God instituted the marriage relationship for the mutual help and comfort of husband and wife, the procreation of children and the prevention of immorality.

The sexual relationship is sacred and is not to be indulged promiscuously but only within the bonds of marriage. Sexual intercourse outside marriage, whether in contemplation of marriage or otherwise, is forbidden by the Bible, and is sin.

Christians should only marry believers and should seek to teach their children similar standards.

In all relationships the christian should exercise forgiveness and strive for reconciliation. Divorce otherwise than upon the ground of adultery is contrary to the teaching of the Bible.

We further believe that it is the duty and privilege of christian parents to rear their children in a disciplined and loving way; to see that their children acquire a thorough knowledge of the Bible from an early age and so to live that by their faith and example the true nature of the christian religion may become apparent to their children; and that children are to obey their parents in the same spirit.

Gen. 2:24; Mat. 19:5-6; Gen. 2:18; 19:1-28; Lev. 18:6-22; 20:14; Deut. 23:17; Acts 15:29; 1 Cor. 6:13-20; Gal. 5:19; Col. 3:5; 1 Thess. 4:3; 1 Cor. 7:2 and 9 and 39; Heb. 13:4; 2 Cor. 6:14; Mat. 19:9; Eph. 6:1-4; Prov. 22:6; 23:13-14; 29:15-17; Col. 3:20-21; 2 Tim. 3:15.

All forms of sexual perversion are forbidden by the Scriptures, and there is for the believer complete deliverance from these things through the power of Christ.

Lev. 18:3, 20-23; Rom. 1:26, 27; 1 Cor. 5:1-9.

The doctrine of things to come

1. The State of Man after Death

WE BELIEVE that the bodies of men after death return to their natural elements but their souls, being immortal, immediately return to God who gave them.

The souls of believers go immediately upon the death of the body to be with the Lord Jesus Christ in glory, where they wait for the redemption of their bodies. The souls of the unsaved are reserved in hell to the day of the last Judgment. Holy Scripture knows of no such place as Purgatory or of any intermediate state.

Gen. 3:19; Eccles. 12:7; 2 Cor. 5:1-8; 2 Pet. 2:9; Luke 23:43; Rom. 8:23; Luke 16:23.

2. The Resurrection

At a time known only to God, the Lord Jesus Christ shall return to this earth in glory, bringing with Him the souls of the believers who have died. At this time the bodies of those believers who are still alive on earth shall be transformed instantaneously and without death into a condition of glorious incorruptibility, conformable to Christ’s own glorious body.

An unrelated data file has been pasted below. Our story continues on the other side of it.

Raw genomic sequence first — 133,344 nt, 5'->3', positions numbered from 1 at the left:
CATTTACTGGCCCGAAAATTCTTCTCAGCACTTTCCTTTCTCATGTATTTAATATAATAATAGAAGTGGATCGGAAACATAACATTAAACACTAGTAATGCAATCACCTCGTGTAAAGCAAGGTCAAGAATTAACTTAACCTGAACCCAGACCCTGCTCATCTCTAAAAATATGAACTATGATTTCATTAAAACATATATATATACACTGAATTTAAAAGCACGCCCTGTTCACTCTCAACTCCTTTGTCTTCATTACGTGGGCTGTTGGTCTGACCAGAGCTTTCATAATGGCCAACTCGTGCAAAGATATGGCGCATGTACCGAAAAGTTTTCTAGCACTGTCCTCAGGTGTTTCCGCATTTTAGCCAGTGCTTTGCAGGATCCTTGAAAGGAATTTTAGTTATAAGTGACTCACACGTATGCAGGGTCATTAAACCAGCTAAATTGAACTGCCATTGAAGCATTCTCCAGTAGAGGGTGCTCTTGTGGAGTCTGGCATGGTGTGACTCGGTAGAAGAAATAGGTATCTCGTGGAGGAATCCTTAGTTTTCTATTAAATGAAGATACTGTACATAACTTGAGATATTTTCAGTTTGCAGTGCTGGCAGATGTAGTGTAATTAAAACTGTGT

The bodies of those believers who have died shall rise in like glorified condition and be reunited with their souls. All believers shall then, in their glorified bodies be caught up to meet the Lord in the air, and so be with Him for ever. The bodies of the unsaved shall also be raised by the power of Christ.

1 Thess. 4:14-17; 1 Cor. 15:51-53; Acts 24:14-15; John 5:28-29; Phil. 3:20-21.

3. The Last Judgment

God has appointed a day wherein he will judge the world in righteousness by Jesus Christ. All mankind, being resurrected from the dead, shall stand before him and he shall separate his redeemed people from the ungodly. The earth as it is at present shall be no more, and the redeemed shall take their place, glorified in Christ’s likeness, in the new heaven and the new earth, where God himself shall be with them and be their God for all eternity. The unsaved, who know not God and do not obey the Gospel of Jesus Christ, will be punished with everlasting destruction from the presence of the Lord. Thus will be seen the glory of God’s mercy in the eternal salvation of all believers, and the glory of God’s righteous judgment in the condemnation of the ungodly.

Acts 17:31; Mat. 25:31-32; 2 Pet. 3:10-11; Rev. 21:1-3; 1 Cor. 15:47-49; 1 John 3:2; 2 Thess. 1 :6-10; 1 Pet. 1 :3-5; 1 Thess. 4:16-18.

4. The Lord’s Return

We believe in the personal return of the Lord Jesus Christ to this earth. The precise time of his coming again and of the day of judgment is not revealed, in order that, in the long suffering of God, men may come to repentance and ever seek to be prepared.

All true believers in times of adversity find consolation in the prospect of their Lord’s return, be it sooner or later, and the whole Church of Christ may ever pray: “Lord Jesus, come quickly!”

Mark 13:32; 2 Pet. 3:9-10; 1 Thess. 4:16-18; Rev. 22:20.